I was actually slowing down on my love of loaf pans, pie plates, and 9 x 13 bakeware when my second sister, Mary, gave me all of her Christmas dishes, coffee cups, and stemware.  Her love of entertaining had reached the designer, paper plate level.  Her Christmas tree plates didn’t match  any of the stuff I had, but there was a holly painted cook set that would go perfectly with them.  So guess what?  I had to store my new stuff away to make way for the even newer, Christmas things.  Now I have more stoneware of different shapes and colors than I ever dreamed possible.

It’s a good thing I only binge on cookware a few times a decade.  It’s even better that I write five days  a week, because it keeps me out of trouble.  Who knows what I’d find if I devoted more time to it?

I’m ready to enjoy the holidays.  And I hope yours are full of food and friends and merriment!

Is Being a Goddess a Good Gig?

I watch Nigella Lawson on the cooking channel.  Have lots of her cookbooks, and would love to make being a Domestic Goddess look as easy as she does.  She whips up wondrous meals for half a dozen friends or so, who drop by without warning, and makes it all look effortless and fun.  Me, just getting supper on the table every night for six people (more if the boys have friends over) makes my hair frizzy, my temper short, and my shirt splattered.  I swear, I can’t cook a meal without a grease stain.  But the point is, even trying for mortal goddess status is more work than I might be up to.

One of my other loves is Greek mythology with a little Norse thrown in.  My favorite goddess is Artemis (Diana to Romans), the goddess of the hunt, mistress of the moon, and Hecate at the crossroads.  She can be demure when she’s left to her own devices, but fearsome if crossed.  I kind of like that combination–a nature girl you should never tick off with some magic up her sleeve.  That’s why she’s my protagonist in EMPTY ALTARS.  But to the Greeks and Romans, there was a god or goddess you could call on for any occasion.  And each god had his groupies.  Made me wonder what kind of person would pick which one?  And why would that particular god appeal to him?  Even more, if you could be a god or goddess, would you want to be?  Or would it end up not as glamorous and carefree as it seems.  What strings come attached to the gig?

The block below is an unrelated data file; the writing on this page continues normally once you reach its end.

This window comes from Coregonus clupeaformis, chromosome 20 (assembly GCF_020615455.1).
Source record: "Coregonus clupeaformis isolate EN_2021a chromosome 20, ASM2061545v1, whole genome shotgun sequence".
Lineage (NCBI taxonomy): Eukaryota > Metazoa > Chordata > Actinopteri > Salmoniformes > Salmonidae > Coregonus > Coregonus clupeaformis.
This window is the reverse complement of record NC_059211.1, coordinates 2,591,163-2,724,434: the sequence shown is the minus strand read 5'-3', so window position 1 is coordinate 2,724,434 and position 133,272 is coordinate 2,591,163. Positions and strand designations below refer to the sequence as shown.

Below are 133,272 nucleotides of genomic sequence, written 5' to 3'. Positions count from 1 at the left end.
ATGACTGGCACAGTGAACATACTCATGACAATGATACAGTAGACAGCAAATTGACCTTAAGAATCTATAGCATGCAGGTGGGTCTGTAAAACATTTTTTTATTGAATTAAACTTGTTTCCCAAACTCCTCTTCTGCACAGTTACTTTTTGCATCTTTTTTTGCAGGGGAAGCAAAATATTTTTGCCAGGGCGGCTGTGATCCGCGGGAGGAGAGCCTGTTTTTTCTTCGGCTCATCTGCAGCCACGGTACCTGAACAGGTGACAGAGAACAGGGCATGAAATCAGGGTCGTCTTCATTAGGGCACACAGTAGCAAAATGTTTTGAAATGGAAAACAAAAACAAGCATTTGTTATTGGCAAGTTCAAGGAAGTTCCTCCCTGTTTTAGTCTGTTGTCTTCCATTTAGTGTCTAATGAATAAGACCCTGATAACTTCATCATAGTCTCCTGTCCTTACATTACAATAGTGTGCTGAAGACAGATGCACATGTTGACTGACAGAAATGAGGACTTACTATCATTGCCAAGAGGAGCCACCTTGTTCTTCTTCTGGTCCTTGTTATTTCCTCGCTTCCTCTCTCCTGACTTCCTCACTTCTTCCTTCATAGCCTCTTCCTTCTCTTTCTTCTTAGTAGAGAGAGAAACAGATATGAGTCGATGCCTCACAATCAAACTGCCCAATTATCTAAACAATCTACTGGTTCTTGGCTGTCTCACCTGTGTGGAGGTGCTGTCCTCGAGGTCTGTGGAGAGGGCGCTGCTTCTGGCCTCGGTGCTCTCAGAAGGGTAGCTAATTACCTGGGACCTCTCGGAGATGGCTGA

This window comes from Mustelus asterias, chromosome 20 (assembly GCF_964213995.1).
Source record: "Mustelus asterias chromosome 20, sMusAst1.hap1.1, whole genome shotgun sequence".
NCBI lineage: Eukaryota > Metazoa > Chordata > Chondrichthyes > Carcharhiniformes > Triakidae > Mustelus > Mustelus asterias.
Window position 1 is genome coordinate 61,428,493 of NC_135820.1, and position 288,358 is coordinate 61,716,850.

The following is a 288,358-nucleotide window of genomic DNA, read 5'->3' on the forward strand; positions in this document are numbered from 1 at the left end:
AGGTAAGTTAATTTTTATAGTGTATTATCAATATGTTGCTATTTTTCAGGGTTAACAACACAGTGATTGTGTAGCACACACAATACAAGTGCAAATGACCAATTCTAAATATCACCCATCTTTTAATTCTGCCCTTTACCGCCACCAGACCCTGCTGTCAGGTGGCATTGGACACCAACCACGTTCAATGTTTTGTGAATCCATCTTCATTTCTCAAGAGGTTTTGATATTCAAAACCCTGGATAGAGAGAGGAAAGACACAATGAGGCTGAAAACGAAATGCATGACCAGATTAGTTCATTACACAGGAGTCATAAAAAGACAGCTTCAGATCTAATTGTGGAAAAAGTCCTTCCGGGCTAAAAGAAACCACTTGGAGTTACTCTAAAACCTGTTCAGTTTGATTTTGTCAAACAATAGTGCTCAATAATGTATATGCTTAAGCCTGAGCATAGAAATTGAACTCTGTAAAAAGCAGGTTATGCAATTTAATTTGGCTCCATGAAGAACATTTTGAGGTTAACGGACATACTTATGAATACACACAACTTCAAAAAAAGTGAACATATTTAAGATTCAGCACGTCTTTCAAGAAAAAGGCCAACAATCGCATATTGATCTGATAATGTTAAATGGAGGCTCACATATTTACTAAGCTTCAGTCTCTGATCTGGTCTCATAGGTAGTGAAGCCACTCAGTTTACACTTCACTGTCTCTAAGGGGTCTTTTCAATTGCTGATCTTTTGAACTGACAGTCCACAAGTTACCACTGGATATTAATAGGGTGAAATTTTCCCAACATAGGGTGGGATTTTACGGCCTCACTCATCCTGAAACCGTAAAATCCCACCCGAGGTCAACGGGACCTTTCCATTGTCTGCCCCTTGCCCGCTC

So….if you had your choice, would you or wouldn’t you?  And who would you pick?  Zeus/Jupiter–the head honcho who dallies around, gets in trouble with his wife, and can throw lightning bolts?   Aphrodite/Venus–goddess of love and beauty?  Or Hermes/Mercury–the clever, naughty god?  Maybe brainy Athena/Minerva?  There’s a dozen to choose from, and if none of them trip your trigger, there are Celt and Norse gods too.  Who’s your favorite?


Writing and Food

I love to write.  I really do.  I need to sit at my computer and hit keys every day.

I also love to read.  I think most writers do.  There’s little better than entering an unknown world and living in it for a while until you turn the last page.

I also really, really love food.  My friends tease me that I’m hooked on the foodnetwork.  All those luscious ingredients, those picture perfect meals.  I can easily lose myself flipping through cookbooks and cooking magazines.  I can live in glossy pages filled with recipes as easily as I spend an evening with Mercy Thompson or Thomas Lynley.  I love Diane Mott Davidson’s culinary mysteries and Shirley Jump’s The Bachelor Preferred Pastry.  I can get hooked on a list of ingredients as quickly as I get hooked on a cliffhanger.

Bookshelves line two walls of my writing room.  Most shelves are filled with novels.  Four are crammed with cookbooks.  Just as when I meet someone who loves the same author I do, I get giddy when someone likes the same cookbooks.  I went to a chocolate party at Shirley Jump’s house once, and my heart beat faster when she raved about The Barefoot Contessa’s cake recipe.   My friend, Paula, not only shares my obsession with mysteries written by Elizabeth George, but she shares my passion for recipes by Pam Anderson.  Whereas I’m a sucker for French and Italian, my friend Joyce excels at flavors from Spain.  When we get together, there’s always a recipe exchange.

My husband and I remember vacations by the places we ate and the food that we tried.  My trip to New Orleans with Dawn will always be highlighted by a trip to Mother’s for its shrimp po’ boys.  Trips to Hilton Head will conjure images of buying steamed shrimp at a Piggly Wiggly to share with Joyce and Abe.  San Francisco is Crab Louis, a lunch with my brother-in-law by a window overlooking the bay.  Food, for me, is an impression of a city.

I enjoy cooking as much as eating.  I’m no fly by the seat of your pants type person.  Just as with my writing, I tend to like structure.  When I start a novel, I don’t just wade in and see where it takes me.  I need character wheels.  I need plot points.  To cook, I need recipes.  I follow directions.  I might tweak here and there, but I want a solid foundation.  I like cooking in mass.  I like filling a huge skillet, putting a meal on the table, and watching the food disappear.  I like soup pots and crockpots.  I like casual, informal, a table scattered with side dishes and a big salad.  Sometimes, plates match.  Sometimes silverware doesn’t.

When my grandson was little, we watched the cartoon Little Bear every day.  In one episode, the family has a feast for the winter solstice, and Tyler thought that a table, laden from one end to the other with all sorts of food was the most wonderful thing he’d ever seen.  I wanted that for him, so my daughter and I worked together and invited people over and filled our table with Tyler and Nathan’s favorite foods.  Nate–Ty’s younger brother–was really little then, but he still enjoyed the feeling of abundance.  I like that feeling to a lesser extent.  But I know, someday, my table won’t be as crowded as it is now, most nights.  Eventually, it will be just John and I who share a meal.  And I’ll have to adjust.  And I’ll learn to like that, too.

One rule I hope to keep permanent, though.  I don’t cook on Friday nights.  That’s for enjoying other peoples’ talents.  And donuts from the bakery on Saturday mornings while I watch new segments on the Cooking Channel is nothing to sneeze at either.